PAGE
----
The Oseberg finds
On 8 August 1903, professor Gabriel Gustafson of the University's Collection of National Antiquities in Oslo received a visit from a farmer: Knut Rom from the Lille Oseberg farm in Slagen in Vestfold.
Excavation of Oseberg ship in 1904
Photo: Museum of Cultural History (Photographer: Væring)
The excavation of the Oseberg ship
Rom had dug into a large burial mound on his property and had come across what he believed was a ship. Two days later, professor Gustafson started his investigation. He found several parts of a ship, decorated with the ornamentation from Viking times. The archaeologist was certain the mound was a ship burial from Viking times. But to avoid problems with the autumn weather, they waited until the following summer before starting the dig.
The excavation of the Oseberg ship drew great interest from the public. It became necessary to secure the dig with a fence, signs and a guard to ensure that nobody disturbed the work or got too close to the remains. In his diary, Gustafson complained of having to work in an exhibition.
When the excavation was finished, the longest and most demanding work was still to come. The excavation itself took less than three months, but it took 21 years to prepare and restore the ship and most of the finds. The ship was dried out very slowly before being put together. Great emphasis was placed on using the original timber and more than 90% the fully reconstructed Oseberg ship consists of original timber.
The Oseberg burial
In the year 834, two prosperous women died. The Oseberg ship was pulled ashore and used as a burial ship for the two ladies. A burial chamber was dug right behind the ship's mast. Inside, the walls were decorated with fantastic woven tapestries and the dead women lay on a raised bed. The women had a number of burial gifts with them. There were personal items such as clothes, shoes and combs, ship's equipment, kitchen equipment, farm equipment, three ornate sledges and a working sledge, a wagon, five carved animal heads, five beds and two tents. There were fifteen horses, six dogs and two small cows.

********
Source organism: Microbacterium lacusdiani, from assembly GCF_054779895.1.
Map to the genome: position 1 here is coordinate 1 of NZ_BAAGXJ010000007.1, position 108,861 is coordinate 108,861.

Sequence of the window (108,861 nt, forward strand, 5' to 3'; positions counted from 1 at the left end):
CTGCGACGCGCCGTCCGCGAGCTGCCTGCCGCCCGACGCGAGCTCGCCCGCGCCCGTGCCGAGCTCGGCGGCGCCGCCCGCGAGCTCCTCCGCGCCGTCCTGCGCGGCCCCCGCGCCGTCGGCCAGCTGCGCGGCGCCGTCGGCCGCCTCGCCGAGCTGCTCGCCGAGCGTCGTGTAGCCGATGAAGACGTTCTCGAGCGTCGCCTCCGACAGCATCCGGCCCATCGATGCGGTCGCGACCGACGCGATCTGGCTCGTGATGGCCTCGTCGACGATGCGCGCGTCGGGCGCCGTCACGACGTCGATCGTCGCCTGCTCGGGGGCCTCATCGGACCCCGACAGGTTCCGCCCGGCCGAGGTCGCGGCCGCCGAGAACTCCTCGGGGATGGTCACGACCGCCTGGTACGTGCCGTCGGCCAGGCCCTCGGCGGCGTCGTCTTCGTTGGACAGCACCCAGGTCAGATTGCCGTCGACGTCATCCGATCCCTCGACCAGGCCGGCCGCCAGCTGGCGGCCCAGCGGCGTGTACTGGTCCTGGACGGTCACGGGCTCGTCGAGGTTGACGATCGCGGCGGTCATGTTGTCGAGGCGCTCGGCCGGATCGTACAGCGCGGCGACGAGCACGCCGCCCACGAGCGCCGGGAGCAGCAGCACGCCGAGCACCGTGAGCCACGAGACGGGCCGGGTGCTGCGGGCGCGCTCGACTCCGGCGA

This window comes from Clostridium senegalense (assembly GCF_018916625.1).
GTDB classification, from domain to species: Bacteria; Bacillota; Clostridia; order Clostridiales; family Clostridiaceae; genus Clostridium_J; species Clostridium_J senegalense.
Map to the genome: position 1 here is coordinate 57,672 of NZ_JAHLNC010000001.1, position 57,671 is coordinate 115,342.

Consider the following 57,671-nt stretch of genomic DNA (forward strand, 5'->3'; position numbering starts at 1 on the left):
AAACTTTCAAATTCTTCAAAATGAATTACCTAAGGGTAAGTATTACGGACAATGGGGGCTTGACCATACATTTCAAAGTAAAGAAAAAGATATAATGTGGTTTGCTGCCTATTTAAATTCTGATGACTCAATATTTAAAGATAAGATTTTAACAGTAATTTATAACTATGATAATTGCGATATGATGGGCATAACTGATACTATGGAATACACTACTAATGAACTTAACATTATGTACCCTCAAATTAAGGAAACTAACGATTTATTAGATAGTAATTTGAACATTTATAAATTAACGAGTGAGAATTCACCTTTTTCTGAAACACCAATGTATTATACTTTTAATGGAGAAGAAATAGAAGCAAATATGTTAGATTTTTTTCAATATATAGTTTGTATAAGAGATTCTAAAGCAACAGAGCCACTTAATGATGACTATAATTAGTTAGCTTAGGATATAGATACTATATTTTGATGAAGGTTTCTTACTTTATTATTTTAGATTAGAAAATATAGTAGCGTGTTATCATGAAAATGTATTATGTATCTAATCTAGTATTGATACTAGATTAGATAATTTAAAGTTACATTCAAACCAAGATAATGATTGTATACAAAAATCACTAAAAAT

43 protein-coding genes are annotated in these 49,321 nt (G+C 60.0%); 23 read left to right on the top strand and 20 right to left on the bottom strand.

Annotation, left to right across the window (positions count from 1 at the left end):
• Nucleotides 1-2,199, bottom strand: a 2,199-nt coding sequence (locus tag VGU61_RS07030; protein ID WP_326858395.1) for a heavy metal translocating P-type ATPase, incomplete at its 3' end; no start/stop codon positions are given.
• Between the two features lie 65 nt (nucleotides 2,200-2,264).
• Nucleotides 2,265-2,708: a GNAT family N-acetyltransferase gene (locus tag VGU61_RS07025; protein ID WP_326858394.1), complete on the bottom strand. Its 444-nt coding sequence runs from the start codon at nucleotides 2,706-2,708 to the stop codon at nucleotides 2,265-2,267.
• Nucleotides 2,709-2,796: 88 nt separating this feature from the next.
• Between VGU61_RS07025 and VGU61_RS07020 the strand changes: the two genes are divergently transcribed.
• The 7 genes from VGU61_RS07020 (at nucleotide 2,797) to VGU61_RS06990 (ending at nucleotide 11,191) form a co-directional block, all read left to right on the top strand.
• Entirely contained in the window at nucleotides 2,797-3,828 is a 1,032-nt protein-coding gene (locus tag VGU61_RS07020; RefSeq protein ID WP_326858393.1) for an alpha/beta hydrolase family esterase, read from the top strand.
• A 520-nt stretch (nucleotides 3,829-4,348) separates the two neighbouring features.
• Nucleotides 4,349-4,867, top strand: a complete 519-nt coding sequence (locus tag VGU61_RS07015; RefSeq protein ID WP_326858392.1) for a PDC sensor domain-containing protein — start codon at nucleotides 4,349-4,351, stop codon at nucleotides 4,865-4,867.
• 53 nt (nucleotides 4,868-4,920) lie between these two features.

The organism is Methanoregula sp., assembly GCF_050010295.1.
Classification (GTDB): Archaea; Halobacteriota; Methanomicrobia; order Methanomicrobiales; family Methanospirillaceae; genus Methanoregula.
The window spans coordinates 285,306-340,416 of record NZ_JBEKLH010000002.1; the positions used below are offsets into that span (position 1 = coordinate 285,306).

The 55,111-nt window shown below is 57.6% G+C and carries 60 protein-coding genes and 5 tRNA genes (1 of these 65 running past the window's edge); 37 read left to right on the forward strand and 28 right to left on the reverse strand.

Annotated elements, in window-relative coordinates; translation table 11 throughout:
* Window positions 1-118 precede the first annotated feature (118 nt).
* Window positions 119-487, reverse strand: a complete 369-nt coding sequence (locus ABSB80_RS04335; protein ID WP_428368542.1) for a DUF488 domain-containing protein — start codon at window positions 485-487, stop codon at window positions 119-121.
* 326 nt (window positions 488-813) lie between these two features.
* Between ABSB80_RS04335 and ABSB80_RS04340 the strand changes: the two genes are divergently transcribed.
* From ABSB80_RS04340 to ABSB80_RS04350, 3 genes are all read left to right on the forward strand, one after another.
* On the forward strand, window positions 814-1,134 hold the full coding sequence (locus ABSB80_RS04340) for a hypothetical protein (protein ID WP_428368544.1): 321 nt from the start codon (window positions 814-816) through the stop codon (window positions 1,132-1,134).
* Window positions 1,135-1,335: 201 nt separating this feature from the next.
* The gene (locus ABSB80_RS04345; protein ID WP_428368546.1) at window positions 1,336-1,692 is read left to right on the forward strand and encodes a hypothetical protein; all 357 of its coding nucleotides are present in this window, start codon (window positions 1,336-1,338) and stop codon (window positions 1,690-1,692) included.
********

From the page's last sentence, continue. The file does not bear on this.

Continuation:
Investigation of the skeletons showed that the older woman was about 70 to 80 when she died, probably of cancer. The other woman was younger, a little over 50. We do not know what she died of.
Both of them must have held a special position in the community to have been given a grave such as this; were they political or religious leaders? Who was the most prominent person in the grave? Was one a sacrifice, to accompany the other into the kingdom of the dead? Were they related? Where did they come from? The two women from the past remain a mystery, but continued research may tell us more.
The Oseberg ship
For whoever built the Oseberg ship, it must have been very important to make it a particularly handsome vessel. He or she used great resources in having the ship decorated. Beautiful animal ornamentation has been carved from the keel, down below the waterline, and up along the bow post, which ends in a snake's head of twisting spiral. Such a richly decorated ship must surely have been reserved for special members of the aristocracy.
The Oseberg ship could be both sailed and rowed. There are 15 oar holes on each side, so fully-manned the ship would have had 30 oarsmen. There would also have been a man at the tiller and a lookout in the bow. The oars are made of pine. Traces of painted decoration have been found on some of them. There are no signs of wear on the oars. Perhaps they were made especially for the burial.
The Oseberg ship was built in western Norway around the year 820. It is made of oak. Each of the strakes overlaps the one below and they are fixed with iron nails. Each side of the ship consists of 12 strakes, or planks. Below the waterline, they are only 2-3 cm thick, which makes the ship's side very flexible. The two upper strakes are a little thicker. The deck is made of loose pine planks. The mast is also of pine and was between 10 and 13 metres high.